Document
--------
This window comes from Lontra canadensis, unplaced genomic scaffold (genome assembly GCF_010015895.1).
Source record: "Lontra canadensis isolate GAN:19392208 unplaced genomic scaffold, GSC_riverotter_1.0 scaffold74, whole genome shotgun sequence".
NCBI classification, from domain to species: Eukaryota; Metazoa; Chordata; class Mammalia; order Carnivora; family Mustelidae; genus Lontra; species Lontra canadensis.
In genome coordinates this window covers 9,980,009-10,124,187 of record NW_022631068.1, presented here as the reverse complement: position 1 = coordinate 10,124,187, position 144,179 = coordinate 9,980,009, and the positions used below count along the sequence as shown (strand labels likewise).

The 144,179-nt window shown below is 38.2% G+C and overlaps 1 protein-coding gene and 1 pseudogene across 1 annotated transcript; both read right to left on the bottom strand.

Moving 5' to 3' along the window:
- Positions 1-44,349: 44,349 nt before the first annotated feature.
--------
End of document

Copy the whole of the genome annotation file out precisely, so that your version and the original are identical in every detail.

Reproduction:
This window comes from Lontra canadensis, unplaced genomic scaffold (genome assembly GCF_010015895.1).
Source record: "Lontra canadensis isolate GAN:19392208 unplaced genomic scaffold, GSC_riverotter_1.0 scaffold74, whole genome shotgun sequence".
NCBI classification, from domain to species: Eukaryota; Metazoa; Chordata; class Mammalia; order Carnivora; family Mustelidae; genus Lontra; species Lontra canadensis.
In genome coordinates this window covers 9,980,009-10,124,187 of record NW_022631068.1, presented here as the reverse complement: position 1 = coordinate 10,124,187, position 144,179 = coordinate 9,980,009, and the positions used below count along the sequence as shown (strand labels likewise).

The 144,179-nt window shown below is 38.2% G+C and overlaps 1 protein-coding gene and 1 pseudogene across 1 annotated transcript; both read right to left on the bottom strand.

Moving 5' to 3' along the window:
- Positions 1-44,349: 44,349 nt before the first annotated feature.